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. Last Updated: 07/27/2016

Putin Puts History Aside for Closer Polish Ties

ReutersPrime Ministers Donald Tusk and Vladimir Putin talking as they walk along a pier in Sopot on Tuesday. The two agreed to leave the past to historians.
Prime Minister Vladimir Putin and his Polish counterpart, Donald Tusk, agreed on Tuesday to leave their countries’ painful past to historians to study and focus their energy instead on developing closer ties.

The two leaders met in the Polish town of Sopot amid commemorations for the 70th anniversary of the start of World War II, when the first Nazi shots were fired at the tiny Polish military outpost of Westerplatte.

“I believe that what relates to the history, what relates to the beginning of this tragedy, is first and foremost a matter for specialists, at least today,” Putin told Tusk, according to a transcript of their meeting posted on the government’s web site. “Of course, we need to understand what served as a starting point to this war — to understand and move on.”

Tusk thanked Putin for coming, telling him that “you and I are taking another step in strengthening trust with such an attitude toward the past on which we can build our future.”

Relations between the two former members of the Communist bloc have deteriorated rapidly since 2004, when Poland actively supported a regime change in Ukraine that brought pro-Western Viktor Yushchenko to power there.

Moscow also fiercely opposed a plan advanced by the previous U.S. administration and some Polish politicians to set up a missile base in Poland. Russian officials argued that the base, which its supporters said would counter possible missile strikes from Iran, would undercut Russia’s strategic security balance with the United States.

The latest diplomatic spat between Russia and Poland was linked to World War II anniversary, with each side accusing the other of striving to make a deal with Nazi Germany before the war.

The usually hawkish Putin unexpectedly struck a reconciliatory note Monday, writing in the Polish daily Gazeta Wyborcza that the two countries should stop politicizing the history of their relations and start strengthening ties, as Russia and Germany have done.

He described the 1939 Ribbentrop-Molotov Pact, under which Europe was to be divided between Nazi Germany and Josef Stalin’s Soviet Union, as “immoral.” He also described the 1940 execution of more than 20,000 Polish officers at Katyn by the Soviet secret police as a “crime” and called for “forgiveness,” adding that the same attitude should be granted to Russian soldiers who perished in 1920 during Moscow’s brief war with Poland.

The message was well met by Poland’s political establishment. Even Zbigniew Brzezinski, the Warsaw-born former national security adviser to U.S. President Jimmy Carter and an outspoken critic of Moscow, praised Putin’s article, Interfax reported Tuesday.

Tusk said after the talks with Putin that they had agreed to create joint centers to study the Katyn tragedy and Putin had promised to open Russian archives for joint research.

“The creation of the Russian-Polish centers — institutes that will study historical issues, including those related to the Katyn massacre — demonstrates that we can move step by step toward mutual understanding,” Tusk said at a news conference with Putin.

Putin said Tusk and his government were “colleagues and partners that we can work with.”

The role that Stalin’s Soviet Union played in defeating Nazism is perhaps the strongest and proudest part of Russians’ national identity. East European nations, however, blame Stalin for the Ribbentrop-Molotov deal with Hitler and also for the emergence of socialist regimes in their countries after World War II.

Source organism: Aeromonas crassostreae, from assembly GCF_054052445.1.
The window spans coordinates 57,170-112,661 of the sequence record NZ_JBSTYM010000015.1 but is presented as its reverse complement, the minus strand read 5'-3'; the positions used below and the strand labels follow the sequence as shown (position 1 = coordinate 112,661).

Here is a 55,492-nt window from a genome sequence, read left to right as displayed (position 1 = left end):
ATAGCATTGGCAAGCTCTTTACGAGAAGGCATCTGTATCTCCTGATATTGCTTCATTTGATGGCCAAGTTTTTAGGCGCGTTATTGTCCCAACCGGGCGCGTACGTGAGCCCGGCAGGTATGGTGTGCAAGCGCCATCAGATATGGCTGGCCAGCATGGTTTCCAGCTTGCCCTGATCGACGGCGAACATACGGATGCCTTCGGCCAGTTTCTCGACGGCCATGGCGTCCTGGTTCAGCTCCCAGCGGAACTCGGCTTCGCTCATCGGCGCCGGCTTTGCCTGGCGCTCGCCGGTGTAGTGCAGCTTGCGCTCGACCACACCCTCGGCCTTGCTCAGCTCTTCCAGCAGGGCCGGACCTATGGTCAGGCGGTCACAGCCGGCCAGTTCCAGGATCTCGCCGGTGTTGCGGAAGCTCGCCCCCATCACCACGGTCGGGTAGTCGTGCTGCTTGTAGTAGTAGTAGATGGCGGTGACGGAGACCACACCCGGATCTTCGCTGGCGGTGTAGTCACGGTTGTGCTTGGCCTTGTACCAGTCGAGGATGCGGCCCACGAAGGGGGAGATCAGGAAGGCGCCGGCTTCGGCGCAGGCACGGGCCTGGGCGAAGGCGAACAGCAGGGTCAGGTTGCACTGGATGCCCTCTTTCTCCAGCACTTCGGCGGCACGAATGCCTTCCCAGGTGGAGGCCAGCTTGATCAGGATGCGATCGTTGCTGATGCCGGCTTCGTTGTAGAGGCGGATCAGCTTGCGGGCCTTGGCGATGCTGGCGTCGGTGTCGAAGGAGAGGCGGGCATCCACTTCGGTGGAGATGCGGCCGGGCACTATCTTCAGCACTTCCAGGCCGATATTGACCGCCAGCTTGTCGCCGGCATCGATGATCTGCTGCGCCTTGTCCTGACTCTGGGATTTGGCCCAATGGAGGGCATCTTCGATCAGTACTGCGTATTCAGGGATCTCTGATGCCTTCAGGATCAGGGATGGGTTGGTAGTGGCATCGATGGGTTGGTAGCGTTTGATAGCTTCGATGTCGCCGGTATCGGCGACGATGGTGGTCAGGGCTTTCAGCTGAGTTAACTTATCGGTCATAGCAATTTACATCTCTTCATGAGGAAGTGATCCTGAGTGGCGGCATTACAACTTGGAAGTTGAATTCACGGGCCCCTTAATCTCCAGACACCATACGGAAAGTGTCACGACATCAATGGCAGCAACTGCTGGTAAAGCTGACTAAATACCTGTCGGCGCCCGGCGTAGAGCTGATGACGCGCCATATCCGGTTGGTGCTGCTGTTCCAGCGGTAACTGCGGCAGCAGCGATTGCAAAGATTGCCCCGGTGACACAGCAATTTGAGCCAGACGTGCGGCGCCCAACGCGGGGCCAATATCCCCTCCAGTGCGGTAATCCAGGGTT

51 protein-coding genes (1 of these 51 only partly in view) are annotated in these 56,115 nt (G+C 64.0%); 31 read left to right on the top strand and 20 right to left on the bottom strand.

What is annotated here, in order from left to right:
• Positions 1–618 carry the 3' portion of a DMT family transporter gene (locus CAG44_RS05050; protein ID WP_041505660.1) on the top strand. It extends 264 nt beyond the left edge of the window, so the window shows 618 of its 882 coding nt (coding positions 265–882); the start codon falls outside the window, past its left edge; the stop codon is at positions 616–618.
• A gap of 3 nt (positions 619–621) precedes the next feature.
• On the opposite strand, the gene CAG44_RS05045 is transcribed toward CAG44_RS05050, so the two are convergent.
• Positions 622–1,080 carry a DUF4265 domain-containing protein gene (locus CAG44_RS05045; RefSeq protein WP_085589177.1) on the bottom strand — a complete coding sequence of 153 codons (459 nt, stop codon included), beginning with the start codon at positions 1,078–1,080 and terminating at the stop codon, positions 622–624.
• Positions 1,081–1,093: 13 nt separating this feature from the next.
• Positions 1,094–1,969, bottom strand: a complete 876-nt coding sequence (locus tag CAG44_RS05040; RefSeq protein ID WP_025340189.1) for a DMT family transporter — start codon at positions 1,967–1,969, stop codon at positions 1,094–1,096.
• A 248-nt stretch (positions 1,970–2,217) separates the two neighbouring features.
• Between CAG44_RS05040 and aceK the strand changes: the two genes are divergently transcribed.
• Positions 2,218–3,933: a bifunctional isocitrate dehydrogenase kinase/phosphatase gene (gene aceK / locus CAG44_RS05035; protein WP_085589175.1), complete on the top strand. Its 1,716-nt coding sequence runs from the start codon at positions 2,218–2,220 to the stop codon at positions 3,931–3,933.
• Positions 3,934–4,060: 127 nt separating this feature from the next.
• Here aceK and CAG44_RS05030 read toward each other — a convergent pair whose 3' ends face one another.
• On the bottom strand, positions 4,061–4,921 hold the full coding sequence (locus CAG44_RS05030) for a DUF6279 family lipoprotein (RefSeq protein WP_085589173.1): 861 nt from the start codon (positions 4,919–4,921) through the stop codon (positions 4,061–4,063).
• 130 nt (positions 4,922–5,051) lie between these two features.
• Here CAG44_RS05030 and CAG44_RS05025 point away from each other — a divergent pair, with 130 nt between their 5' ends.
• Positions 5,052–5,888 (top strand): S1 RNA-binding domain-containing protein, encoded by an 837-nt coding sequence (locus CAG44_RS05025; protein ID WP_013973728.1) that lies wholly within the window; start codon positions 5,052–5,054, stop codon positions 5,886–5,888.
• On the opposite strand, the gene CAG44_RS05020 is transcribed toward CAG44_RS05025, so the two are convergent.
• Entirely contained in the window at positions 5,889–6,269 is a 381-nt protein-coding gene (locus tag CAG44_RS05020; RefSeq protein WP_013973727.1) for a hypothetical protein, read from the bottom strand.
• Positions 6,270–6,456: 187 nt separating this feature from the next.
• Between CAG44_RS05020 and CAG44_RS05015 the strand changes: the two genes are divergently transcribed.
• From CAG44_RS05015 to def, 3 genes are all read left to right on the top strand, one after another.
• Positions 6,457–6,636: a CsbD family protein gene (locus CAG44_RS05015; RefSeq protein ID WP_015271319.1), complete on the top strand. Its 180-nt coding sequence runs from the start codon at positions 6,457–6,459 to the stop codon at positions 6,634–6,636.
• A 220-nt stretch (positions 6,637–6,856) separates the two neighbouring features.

The Kremlin recently tried to counter these accusations by creating an official commission against the falsification of history to Russia’s detriment, which at its first meeting last week decided to focus on defending Russia’s liberating role in World War II.

Foreign Minister Sergei Lavrov defended the Soviet Union in an interview published Tuesday in Rossiiskaya Gazeta and accused Western countries of being responsible for the biggest tragedies of the past two centuries, including World War II.

“All tragedies of 19th and 20th centuries, including colonialism, extremist products of European political thought, the First and Second World Wars, Nazism and Fascism, as well as the Cold War, took place when the West dominated global politics, economy and finance,” Lavrov said.

Tadeusz Iwinski, a lawmaker with the Democratic Left Alliance in the Polish parliament, said Putin’s remarks on Tuesday provided “a much-needed contrast to the alarming signals that have been coming from Russian historians and officials in the past weeks.”

Some of them were unprecedented, most notably a claim in a documentary aired on Rossia state television last week that Poland bore responsibility for the outbreak of World War II, he said.

For the Poles, the most serious issue is the Katyn massacre, Iwinski said.

“Of the approximately 200 volumes in the Russian archives, we have had access to less than a half. Putin acknowledged that he might open them for us today. This is a very positive signal,” he told The Moscow Times.

Krzystof Bobinski, a political analyst with the Warsaw-based Unia & Polska think tank, said Putin’s condemnation of the Ribbentrop-Molotov Pact, made amid conflicting statements from Russian historians and officials was the most important move.

“This visit makes it clear that Putin would like to improve Russia’s relations with Europe,” he said by telephone. “I suppose that in a way reaching out to Poland could provide him with a ticket that will allow him to do so.”

Kristina Mikulova contributed to this report.